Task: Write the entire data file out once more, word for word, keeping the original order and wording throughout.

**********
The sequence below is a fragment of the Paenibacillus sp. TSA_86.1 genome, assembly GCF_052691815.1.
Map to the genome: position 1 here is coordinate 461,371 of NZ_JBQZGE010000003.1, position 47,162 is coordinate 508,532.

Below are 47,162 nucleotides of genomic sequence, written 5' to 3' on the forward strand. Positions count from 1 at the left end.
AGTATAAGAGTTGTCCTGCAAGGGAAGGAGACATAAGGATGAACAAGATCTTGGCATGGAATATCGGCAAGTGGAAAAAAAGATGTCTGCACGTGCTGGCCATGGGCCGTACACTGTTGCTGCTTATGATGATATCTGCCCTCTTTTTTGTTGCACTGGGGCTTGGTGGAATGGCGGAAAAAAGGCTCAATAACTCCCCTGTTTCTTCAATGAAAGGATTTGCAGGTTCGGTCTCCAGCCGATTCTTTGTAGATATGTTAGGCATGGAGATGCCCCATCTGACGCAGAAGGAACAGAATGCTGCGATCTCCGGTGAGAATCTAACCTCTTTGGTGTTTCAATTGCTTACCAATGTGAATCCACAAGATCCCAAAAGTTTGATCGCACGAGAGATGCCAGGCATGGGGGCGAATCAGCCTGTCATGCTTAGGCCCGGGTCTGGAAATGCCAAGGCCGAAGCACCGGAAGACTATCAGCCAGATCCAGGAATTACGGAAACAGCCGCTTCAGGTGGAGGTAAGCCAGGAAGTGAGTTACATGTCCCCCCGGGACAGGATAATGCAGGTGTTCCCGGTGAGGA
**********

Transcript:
The sequence below is a fragment of the Paenibacillus sp. TSA_86.1 genome, assembly GCF_052691815.1.
Map to the genome: position 1 here is coordinate 461,371 of NZ_JBQZGE010000003.1, position 47,162 is coordinate 508,532.

Below are 47,162 nucleotides of genomic sequence, written 5' to 3' on the forward strand. Positions count from 1 at the left end.
AGTATAAGAGTTGTCCTGCAAGGGAAGGAGACATAAGGATGAACAAGATCTTGGCATGGAATATCGGCAAGTGGAAAAAAAGATGTCTGCACGTGCTGGCCATGGGCCGTACACTGTTGCTGCTTATGATGATATCTGCCCTCTTTTTTGTTGCACTGGGGCTTGGTGGAATGGCGGAAAAAAGGCTCAATAACTCCCCTGTTTCTTCAATGAAAGGATTTGCAGGTTCGGTCTCCAGCCGATTCTTTGTAGATATGTTAGGCATGGAGATGCCCCATCTGACGCAGAAGGAACAGAATGCTGCGATCTCCGGTGAGAATCTAACCTCTTTGGTGTTTCAATTGCTTACCAATGTGAATCCACAAGATCCCAAAAGTTTGATCGCACGAGAGATGCCAGGCATGGGGGCGAATCAGCCTGTCATGCTTAGGCCCGGGTCTGGAAATGCCAAGGCCGAAGCACCGGAAGACTATCAGCCAGATCCAGGAATTACGGAAACAGCCGCTTCAGGTGGAGGTAAGCCAGGAAGTGAGTTACATGTCCCCCCGGGACAGGATAATGCAGGTGTTCCCGGTGAGGA